'Factual distinctions matter': Judge mocks Peter Navarro’s complaint in contempt of Congress case
A federal judge on Monday denied former top Trump White House advisor and conspiracy theorist Peter Navarro‘s claims in his contempt of Congress case, highlighting several including his claim of selective prosecution and “unlawful political interference.”
Navarro was arrested in June for failing to comply “in any way” with a subpoena issued by the U.S. House Select Committee on the January 6 Attack and indicted by a grand jury on two contempt charges.
The Court ruled Navarro “has not made a ‘colorable claim,'” meaning, valid, “as to either element of the selection prosecution defense.” At one point the judge calls Navarro’s claims “speculative.”
Navarro was performatively outraged after his arrest, claiming that he was strip-searched, put in leg irons and solitary confinement, refused a call to his attorney, and not given any food or water for hours. The DOJ previously addressed at least some of his claims, saying, he made “numerous false statements,” and that the “Defendant’s claims are false.”
The judge also seemed unimpressed with his claims.
“Defendant contends that his prosecution is unprecedented,” Judge Amit Mehta wrote. “For more than five decades, he says, the United States Department of Justice (the “Department”) has declined to prosecute close aides to the President for contempt of Congress. According to him, the Department has taken the position that even former senior aides to a former President are ‘immune’ from congressional process. He argues that such immunity exists to protect and preserve privileged communications between the President and senior advisors, and that prosecutions would ‘chill’ such communications and place a heavy burden on carrying out executive functions.”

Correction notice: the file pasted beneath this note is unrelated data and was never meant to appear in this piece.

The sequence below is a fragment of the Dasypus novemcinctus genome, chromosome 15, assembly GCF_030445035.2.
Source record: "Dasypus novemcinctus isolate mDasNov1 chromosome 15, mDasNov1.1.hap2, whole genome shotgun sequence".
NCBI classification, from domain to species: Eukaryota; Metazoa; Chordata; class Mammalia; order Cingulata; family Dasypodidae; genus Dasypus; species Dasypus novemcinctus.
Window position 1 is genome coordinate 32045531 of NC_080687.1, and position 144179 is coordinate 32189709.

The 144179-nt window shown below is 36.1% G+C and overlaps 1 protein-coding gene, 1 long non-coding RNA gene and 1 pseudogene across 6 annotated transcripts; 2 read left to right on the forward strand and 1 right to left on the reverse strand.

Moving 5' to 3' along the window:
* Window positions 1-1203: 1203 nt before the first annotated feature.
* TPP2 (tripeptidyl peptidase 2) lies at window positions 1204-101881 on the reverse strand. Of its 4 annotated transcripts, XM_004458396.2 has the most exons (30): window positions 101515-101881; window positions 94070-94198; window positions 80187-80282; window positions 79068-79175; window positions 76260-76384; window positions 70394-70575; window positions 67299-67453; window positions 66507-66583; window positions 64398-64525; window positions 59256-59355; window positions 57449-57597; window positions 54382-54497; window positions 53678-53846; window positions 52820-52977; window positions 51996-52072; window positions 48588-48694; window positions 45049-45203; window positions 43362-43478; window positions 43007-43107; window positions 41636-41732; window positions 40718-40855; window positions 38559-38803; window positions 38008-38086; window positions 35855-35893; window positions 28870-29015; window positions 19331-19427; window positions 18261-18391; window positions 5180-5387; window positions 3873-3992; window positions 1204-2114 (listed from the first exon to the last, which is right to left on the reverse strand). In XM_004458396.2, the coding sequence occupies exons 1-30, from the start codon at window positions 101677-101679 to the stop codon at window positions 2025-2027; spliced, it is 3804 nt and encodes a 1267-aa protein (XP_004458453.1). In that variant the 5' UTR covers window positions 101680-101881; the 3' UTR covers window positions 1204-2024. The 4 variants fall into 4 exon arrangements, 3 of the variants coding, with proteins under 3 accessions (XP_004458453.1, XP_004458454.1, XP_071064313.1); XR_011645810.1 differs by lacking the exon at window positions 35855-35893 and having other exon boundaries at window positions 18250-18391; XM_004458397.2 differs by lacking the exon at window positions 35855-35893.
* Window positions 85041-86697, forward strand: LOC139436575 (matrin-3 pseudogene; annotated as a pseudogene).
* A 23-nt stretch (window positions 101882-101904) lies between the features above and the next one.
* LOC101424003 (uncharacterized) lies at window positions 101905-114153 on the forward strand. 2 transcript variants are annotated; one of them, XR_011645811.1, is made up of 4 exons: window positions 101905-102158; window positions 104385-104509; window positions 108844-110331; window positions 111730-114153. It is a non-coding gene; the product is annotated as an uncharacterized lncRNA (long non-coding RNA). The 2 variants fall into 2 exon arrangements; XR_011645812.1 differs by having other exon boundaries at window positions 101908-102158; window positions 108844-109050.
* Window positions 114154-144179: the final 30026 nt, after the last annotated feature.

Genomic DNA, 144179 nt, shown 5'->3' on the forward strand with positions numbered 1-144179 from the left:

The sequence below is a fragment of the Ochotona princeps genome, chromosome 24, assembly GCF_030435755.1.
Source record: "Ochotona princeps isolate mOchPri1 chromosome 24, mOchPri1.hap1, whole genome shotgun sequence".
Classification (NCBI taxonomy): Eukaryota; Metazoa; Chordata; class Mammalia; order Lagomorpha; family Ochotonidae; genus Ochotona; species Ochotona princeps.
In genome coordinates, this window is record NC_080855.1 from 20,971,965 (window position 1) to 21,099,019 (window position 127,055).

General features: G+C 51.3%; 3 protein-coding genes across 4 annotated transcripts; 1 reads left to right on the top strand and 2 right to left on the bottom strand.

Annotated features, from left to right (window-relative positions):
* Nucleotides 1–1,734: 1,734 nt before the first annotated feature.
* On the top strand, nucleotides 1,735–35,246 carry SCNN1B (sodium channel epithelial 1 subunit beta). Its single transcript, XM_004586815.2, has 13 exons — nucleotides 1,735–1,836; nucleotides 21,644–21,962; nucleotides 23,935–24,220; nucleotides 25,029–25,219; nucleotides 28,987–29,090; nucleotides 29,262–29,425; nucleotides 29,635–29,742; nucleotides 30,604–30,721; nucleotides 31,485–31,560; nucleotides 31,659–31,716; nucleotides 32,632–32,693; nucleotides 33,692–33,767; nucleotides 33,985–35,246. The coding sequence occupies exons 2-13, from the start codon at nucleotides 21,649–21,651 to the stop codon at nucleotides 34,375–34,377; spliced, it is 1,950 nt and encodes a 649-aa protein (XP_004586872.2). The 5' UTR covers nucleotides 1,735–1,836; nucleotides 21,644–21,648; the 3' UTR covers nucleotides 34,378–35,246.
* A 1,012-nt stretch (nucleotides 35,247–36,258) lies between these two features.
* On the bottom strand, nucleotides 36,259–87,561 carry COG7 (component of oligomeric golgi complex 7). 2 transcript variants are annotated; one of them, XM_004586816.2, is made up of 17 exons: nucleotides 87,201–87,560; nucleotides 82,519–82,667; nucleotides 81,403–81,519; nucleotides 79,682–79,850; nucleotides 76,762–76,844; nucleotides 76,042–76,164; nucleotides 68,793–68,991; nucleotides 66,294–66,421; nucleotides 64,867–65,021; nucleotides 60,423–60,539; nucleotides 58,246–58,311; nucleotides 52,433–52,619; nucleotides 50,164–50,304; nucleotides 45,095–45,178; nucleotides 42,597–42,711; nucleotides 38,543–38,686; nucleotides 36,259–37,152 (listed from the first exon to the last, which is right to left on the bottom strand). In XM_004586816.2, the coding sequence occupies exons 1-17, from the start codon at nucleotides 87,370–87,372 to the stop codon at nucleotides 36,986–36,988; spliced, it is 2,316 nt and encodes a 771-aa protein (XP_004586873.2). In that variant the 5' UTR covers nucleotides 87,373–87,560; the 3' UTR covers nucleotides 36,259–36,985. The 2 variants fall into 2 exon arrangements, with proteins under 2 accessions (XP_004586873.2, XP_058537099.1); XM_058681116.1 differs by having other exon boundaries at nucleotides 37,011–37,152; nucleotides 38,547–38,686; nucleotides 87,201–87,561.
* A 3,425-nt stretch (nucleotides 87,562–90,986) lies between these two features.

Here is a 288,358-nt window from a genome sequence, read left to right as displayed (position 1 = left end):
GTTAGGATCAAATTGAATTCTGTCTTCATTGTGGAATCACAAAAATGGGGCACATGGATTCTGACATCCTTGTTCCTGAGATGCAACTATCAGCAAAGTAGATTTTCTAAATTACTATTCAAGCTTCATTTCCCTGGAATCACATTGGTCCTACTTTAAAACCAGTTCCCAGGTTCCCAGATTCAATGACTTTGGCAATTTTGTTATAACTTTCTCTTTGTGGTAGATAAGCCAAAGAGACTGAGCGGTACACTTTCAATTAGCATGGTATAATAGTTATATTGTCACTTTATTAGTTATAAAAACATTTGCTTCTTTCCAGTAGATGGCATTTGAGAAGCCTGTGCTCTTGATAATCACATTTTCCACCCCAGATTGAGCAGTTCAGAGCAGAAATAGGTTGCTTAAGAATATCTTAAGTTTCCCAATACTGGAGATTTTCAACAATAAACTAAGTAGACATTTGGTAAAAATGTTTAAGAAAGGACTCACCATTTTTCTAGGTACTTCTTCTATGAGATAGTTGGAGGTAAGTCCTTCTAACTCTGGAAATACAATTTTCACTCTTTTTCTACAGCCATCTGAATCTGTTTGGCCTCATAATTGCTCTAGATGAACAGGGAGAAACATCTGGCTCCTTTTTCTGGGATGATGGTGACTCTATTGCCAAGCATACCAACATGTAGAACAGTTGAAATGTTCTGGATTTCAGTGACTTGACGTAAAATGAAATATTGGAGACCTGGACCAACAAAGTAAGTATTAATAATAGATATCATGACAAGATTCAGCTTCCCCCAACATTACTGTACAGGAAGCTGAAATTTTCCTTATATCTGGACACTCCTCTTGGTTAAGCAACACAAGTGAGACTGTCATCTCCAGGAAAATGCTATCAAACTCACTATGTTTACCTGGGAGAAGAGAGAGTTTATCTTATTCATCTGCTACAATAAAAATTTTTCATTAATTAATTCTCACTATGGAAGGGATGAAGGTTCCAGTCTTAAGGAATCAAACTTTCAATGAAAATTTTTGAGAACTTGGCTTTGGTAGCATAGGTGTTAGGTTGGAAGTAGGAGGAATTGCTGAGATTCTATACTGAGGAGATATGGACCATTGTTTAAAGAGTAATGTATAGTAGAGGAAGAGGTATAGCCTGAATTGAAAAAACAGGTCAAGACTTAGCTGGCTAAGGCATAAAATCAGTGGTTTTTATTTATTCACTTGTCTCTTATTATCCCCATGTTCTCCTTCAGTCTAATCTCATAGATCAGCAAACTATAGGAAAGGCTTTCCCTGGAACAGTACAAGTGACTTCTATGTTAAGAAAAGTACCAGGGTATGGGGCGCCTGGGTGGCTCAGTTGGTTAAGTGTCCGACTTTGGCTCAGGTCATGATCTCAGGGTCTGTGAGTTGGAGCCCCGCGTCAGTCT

The judge also notes that Navarro claims Donald Trump has claimed executive privilege in his case, but writes that Navarro “received no written or oral direction from the former President to invoke any privileges or immunities with respect to the Select Committee subpoena.”
While not ruling on the claims made by former Trump White House Chief of Staff Mark Meadows and former Trump White House Deputy Chief of Staff Dan Scavino, the judge ruled that the “fact that [Navarro] received no specific instruction to invoke executive privilege, while Meadows and Scavino did, is a material difference and a legitimate prosecutorial factor that distinguishes Defendant from those men. Such factual distinctions matter.”
Deflating Navarro’s complaint that he should not have been arrested publicly at an airport, the judge writes, the “court acknowledges that there are times where the government permits non-violent misdemeanants to self-surrender after being charged. But the government has provided at least a plausible explanation for why it took a different course here.”
The judge continues, citing DOJ claim that “when case agents attempted to interview and serve Defendant with a subpoena, he initially refused to open the door and later told the agents to ‘get the f*** out of here.'”
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